Supreme Court Justice Ruth Bader Ginsburg working from home for first arguments since cancer surgery

  • Supreme Court Justice Ruth Bader Ginsburg was not on the bench on Monday to hear arguments in the first case brought to the high court since the 85-year-old underwent cancer surgery last month.
  • Ginsburg will still participate from home "on the basis of briefs, filings and transcripts," a court spokeswoman says. It is not clear when Ginsburg will return to the court.
  • Ginsburg underwent a procedure to remove two cancerous growths from her left lung less than three weeks ago.
  • Her absence appeared to end her 25-year streak of perfect attendance.

WASHINGTON – Supreme Court Justice Ruth Bader Ginsburg was not on the bench on Monday to hear arguments in the first case brought to the high court since she underwent cancer surgery last month.

Ginsburg, 85, has not missed a day of argument since President Bill Clinton appointed her to the bench 25 years ago. This is believed to be the first time she has missed a day for any reason outside of recusal.

In a brief address at the start of the court session Monday, Chief Justice John Roberts said Ginsburg was "unable to be present today" but added that she will still participate from home. The court then proceeded to hear arguments in the first case of the day.

A court spokesperson said earlier in the day that Ginsburg would participate in Monday's cases "on the basis of briefs, filings and transcripts."

It is not clear when Ginsburg will return to the court. The court has arguments scheduled Tuesday and Wednesday. The justices will meet in a private conference Friday.

Despite that participation, Ginsburg was not expected to be able to ask questions Monday. That is significant, since Ginsburg is one of the court's most consistent questioners. Last term, Ginsburg spoke at least once during every oral argument, according to an analysis by Empirical SCOTUS, one of only three justices to do so.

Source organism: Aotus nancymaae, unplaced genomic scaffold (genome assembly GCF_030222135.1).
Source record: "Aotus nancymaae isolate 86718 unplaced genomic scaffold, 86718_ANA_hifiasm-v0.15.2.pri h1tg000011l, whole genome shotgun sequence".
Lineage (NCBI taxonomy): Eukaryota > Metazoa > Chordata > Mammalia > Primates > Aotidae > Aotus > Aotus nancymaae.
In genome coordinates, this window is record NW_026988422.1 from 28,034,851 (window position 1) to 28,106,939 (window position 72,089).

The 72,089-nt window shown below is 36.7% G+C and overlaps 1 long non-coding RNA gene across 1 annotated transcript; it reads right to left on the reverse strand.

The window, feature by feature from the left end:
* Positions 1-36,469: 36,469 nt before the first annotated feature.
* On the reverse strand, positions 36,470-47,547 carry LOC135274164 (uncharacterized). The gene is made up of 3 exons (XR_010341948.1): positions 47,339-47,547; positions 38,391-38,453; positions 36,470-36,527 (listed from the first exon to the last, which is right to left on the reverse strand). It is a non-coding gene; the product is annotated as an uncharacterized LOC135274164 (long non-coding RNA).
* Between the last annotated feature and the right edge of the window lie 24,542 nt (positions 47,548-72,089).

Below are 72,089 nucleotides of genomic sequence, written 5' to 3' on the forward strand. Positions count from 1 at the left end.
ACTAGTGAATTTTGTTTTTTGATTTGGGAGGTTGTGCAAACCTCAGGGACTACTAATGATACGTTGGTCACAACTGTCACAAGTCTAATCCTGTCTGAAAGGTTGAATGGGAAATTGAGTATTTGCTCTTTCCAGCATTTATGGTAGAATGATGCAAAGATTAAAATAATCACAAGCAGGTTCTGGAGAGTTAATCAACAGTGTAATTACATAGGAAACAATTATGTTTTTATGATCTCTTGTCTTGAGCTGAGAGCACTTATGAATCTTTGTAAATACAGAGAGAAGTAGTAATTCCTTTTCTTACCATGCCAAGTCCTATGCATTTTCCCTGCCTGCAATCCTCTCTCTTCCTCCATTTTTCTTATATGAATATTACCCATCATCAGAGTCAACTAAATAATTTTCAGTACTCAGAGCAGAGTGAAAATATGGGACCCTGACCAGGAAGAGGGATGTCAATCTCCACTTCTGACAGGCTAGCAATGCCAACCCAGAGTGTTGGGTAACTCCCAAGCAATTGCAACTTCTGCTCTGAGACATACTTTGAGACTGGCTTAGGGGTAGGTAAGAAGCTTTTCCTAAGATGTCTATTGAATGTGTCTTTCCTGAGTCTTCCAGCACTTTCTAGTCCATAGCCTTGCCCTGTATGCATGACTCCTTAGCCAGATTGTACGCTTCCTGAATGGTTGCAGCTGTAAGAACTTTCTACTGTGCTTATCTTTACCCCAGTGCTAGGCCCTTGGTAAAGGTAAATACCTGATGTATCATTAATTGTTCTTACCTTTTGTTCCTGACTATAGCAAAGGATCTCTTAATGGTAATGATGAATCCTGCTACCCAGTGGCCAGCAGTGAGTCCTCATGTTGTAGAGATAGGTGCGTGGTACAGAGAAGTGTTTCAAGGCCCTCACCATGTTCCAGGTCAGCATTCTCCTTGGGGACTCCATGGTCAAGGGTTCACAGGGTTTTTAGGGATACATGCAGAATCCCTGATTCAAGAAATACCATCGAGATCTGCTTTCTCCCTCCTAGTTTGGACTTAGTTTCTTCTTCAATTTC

Ginsburg's surgery to remove two cancerous growths from her left lung took place Dec. 21 at Memorial Sloan Kettering Cancer Center in New York. The court said following the operation that there was no evidence of remaining disease and that no further treatment was planned. She was discharged Dec. 25, the court said.

Her attendance streak is formidable. It continued through surgery and radiation in the late 1990s for colorectal cancer, surgery in 2009 for pancreatic cancer, a heart procedure in 2014, and two falls that resulted in broken bones, including one late last year. She did not miss a day of argument while her husband was treated for the cancer that ultimately took his life in 2010.

Ginsburg's health has been a matter of intense public interest because her retirement would likely allow President Donald Trump to appoint her successor. The nine-member court is divided 5-4 among Republican and Democratic appointees.

An appointment by Trump, which would be the third of his presidency, would further cement the bench's conservative majority, with possible ramifications for a slew of closely watched social issues such as reproductive rights.

On the day of Ginsburg's latest surgery, Trump wished the justice a "full and speedy recovery" in a post on Twitter.

Monday's first case, Merck Sharp & Dohme Corp. v. Albrecht, No. 17-290, involves warning labels on pharmaceuticals. The second case of the day is Obduskey v. McCarthy & Holthus, LLP, No. 17-307, concerning whether the Fair Debt Collection Practices Act applies to nonjudicial foreclosure proceedings.

The Supreme Court remains open despite a partial government shutdown, which was in its 17th day Monday. A long line of visitors streamed into the court building on Monday while other attractions, such as the National Zoo and the Smithsonian museums, shut their doors.